The trouble is that – if you want a game to rely on combat for excitement – that’s exactly what you don’t want. You’ll want a system for tracking wounds that’s hopelessly unrealistic and easily survivable. You’ll also want to stay away from long-term crippling injuries and you’ll want it easy to gauge how long you can last in a fight, so that the characters will know when to fall back. There is a REASON why so many games default to some variety of “hit points” or “wound track”. But, if you do that, you’ve abandoned any pretense of “realism” right there. Real people do not have “hit points”. They have messy, incredibly complicated, biology instead.

So no. You CANNOT put “realistic firearms” into d20 without a total rewrite of the combat rules that will make the game unplayable as heroic fantasy.

What, you still want “realism”? Well… OK. It’s just going to have to be “realism” within the d20 framework of hit points and other weapons.

Hm… “Does more damage along the path” and “leaves an open wound to bleed out” sounds familiar. That’s basic Roman-style Shortsword use: stab, twist to increase the damage and bleeding, and pull out. True, bullets do more damage in proportion to their size – but the sword is a LOT bigger.

And that gives us a benchmark that translates into “hit point” terms for d20 games. Handguns…

  • Don’t depend on personal strength.
  • Do about as much damage as a properly-wielded shortsword. Light ones do a bit less, heavy ones a bit more. Ergo, low-caliber firearms do 1d4, medium calibers d0 1d6, and large calibers do 1d8. A shortsword threatens a x2 critial hit on a 19-20. Livening that up a bit… for low calibers it’s 20/x3, for medium and large calibers it/s 19-20/x2. For shotguns and rifles it’s 20/x3. In any case, a critical hit from a firearm can often instantly kill a “normal” (1-4 HP) person.
  • Don’t require any special skill or proficiency to use. Yes, a true expert will be better – but you can learn to use a small arm reasonably effectively in a fight a LOT faster than you can learn to use a sword or bow reasonably effectively in a fight. Ergo, no proficiency is required to use a small arm. If you want to take a proficiency in the things… it costs one Feat or 6 CP and provides a +3 to your BAB while wielding one. (+1 to BAB, Specialized and Corrupted/only for ranged attacks, only for small arms) for triple effect, 6 CP).
  • Revolvers and Semi-Automatic weapons can fire quite quickly, allowing for extra attacks even with little skill. Given d20’s time scales… call it +2 attacks at full BAB for lighter guns (a bit less damage than a shortsword), +1 for medium guns (the same damage), and no extras for heavy handguns, shotguns, and other heavier items. If you want to eliminate that from consideration… you’ll probably want to upgrade the damage to compensate.
  • Fully Automatic weapons can spray bullets across an area if you wave them wildly, try to hit several targets in a group if you wave them but less wildly, and try to hit a single target several times if you hold them steady. Once again… that’s not really that complicated. Guns still hold the “that’s EASY!” edge over muscle-powered weapons. So… fully automatic weapons can attack an 20′ radius area (everyone there rolls a DC 12 reflex save to keep their heads down or take one hit), attack everyone in a small, tight, group (one roll at full BAB against everyone in a 5′ radius), or do double damage against a single target.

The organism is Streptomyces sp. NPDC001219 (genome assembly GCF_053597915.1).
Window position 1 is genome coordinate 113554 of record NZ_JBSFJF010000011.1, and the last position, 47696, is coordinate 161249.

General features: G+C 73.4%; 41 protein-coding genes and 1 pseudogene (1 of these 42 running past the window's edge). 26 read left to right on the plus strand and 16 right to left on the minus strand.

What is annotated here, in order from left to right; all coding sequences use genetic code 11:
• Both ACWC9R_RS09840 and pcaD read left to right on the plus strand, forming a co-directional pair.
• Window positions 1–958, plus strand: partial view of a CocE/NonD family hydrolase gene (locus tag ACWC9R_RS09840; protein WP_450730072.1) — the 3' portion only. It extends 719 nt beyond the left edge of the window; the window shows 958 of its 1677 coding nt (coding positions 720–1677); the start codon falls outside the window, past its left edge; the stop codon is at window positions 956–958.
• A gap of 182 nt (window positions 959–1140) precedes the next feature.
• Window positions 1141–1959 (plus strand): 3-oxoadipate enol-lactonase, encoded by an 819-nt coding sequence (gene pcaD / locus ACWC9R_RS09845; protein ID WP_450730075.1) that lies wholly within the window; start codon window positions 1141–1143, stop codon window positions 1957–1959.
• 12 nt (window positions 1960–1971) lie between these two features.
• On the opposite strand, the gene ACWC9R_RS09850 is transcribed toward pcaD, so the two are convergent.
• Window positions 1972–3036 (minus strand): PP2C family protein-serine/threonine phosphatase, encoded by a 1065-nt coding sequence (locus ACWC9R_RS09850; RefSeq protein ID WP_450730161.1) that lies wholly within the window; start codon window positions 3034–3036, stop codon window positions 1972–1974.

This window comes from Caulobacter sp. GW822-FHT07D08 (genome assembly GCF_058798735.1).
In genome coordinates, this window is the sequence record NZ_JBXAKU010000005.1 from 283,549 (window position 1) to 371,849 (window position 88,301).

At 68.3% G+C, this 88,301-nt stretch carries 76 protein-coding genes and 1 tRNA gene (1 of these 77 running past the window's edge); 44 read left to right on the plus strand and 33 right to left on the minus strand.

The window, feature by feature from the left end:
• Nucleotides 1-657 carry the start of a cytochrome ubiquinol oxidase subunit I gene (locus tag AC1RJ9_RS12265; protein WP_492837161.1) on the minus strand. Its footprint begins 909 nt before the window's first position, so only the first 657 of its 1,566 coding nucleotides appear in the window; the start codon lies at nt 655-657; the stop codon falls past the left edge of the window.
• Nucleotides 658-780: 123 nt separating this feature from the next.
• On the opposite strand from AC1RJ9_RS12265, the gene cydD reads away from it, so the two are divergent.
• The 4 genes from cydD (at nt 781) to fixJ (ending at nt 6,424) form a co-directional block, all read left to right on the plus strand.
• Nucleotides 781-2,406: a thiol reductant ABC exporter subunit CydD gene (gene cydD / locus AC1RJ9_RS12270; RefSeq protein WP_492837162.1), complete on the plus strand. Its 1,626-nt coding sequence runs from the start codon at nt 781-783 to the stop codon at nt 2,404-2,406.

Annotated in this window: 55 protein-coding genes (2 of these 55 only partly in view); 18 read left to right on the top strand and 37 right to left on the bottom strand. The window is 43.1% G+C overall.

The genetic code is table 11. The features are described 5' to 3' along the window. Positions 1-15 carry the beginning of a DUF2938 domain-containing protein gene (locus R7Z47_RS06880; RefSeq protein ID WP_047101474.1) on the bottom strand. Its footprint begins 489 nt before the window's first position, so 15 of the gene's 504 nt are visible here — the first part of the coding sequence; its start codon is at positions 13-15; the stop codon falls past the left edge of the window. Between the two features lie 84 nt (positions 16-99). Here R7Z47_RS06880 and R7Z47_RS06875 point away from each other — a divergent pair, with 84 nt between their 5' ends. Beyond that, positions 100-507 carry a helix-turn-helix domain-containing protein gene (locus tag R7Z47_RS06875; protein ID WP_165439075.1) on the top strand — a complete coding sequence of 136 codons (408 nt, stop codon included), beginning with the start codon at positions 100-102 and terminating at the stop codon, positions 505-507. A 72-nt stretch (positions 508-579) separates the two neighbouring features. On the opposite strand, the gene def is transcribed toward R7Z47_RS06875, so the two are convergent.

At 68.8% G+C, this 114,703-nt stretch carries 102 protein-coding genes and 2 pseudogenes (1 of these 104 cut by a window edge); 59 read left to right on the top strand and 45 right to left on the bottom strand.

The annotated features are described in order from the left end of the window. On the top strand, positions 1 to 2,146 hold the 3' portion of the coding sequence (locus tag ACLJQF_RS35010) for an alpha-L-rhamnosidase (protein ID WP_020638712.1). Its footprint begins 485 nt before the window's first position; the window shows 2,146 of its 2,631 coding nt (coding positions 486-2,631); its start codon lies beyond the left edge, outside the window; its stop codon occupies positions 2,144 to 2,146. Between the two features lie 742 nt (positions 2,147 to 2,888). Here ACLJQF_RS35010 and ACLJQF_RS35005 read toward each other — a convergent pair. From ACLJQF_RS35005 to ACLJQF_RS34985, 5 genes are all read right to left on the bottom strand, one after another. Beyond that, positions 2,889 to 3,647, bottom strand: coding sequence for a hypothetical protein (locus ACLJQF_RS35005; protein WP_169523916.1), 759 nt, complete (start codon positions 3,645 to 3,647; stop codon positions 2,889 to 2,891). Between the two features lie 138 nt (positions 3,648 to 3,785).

But wait! Guns penetrate armor better! Shouldn’t they get special bonuses or be touch attacks like they are in Pathfinder?

Do they? Which is more effective against Kevlar – a mace or a bullet? How does mithril handle point impacts? (A hint; anything you say is pure personal fantasy, since mithril does not actually exist and so it’s properties are unknown). Will adamantine ignore any bullet with less penetrating power than it’s 20 hardness? Weren’t some knives designed to slip between the links in chainmail or through chinks in plate armor? Weren’t military picks designed to puncture plate armor? Weren’t late suits of plate armor tested by firing muskets at them? Didn’t soldiers in WWII wear helmets to help against head hits? Isn’t armor capable of deflecting an angled shot that would otherwise miss? Wouldn’t that mean that (just like WWII helmets) that the effect of armor is partially deflection and partially absorbing incoming damage and not really to reduce your chance of being hit? Doesn’t heavy armor make it easier to be pulled off your horse? Isn’t this trying to go back to weapon type versus armor type modifiers? That was a lot more “realistic”, but it got dropped from second and later editions partially because it became impossibly unwieldy as more and more weapons and armor types were added and partially because – once you got into fantasy materials and effects – there was nothing to base it on. Or perhaps we should rewrite combat to give armor separate ratings versus slashing, crushing, and piercing damage?

D20 Armor is a pretty high order abstraction. It’s actual physical properties are purely arbitrary. Is giant spider silk equivalent to kevlar? What are the ballistic properties of force fields? Does magical armor operate by spreading impacts evenly across the surface, by causing incoming attacks to glance away, or though applied solipsism that simply allows the user to reject the reality that he or she has been hit? Who knows?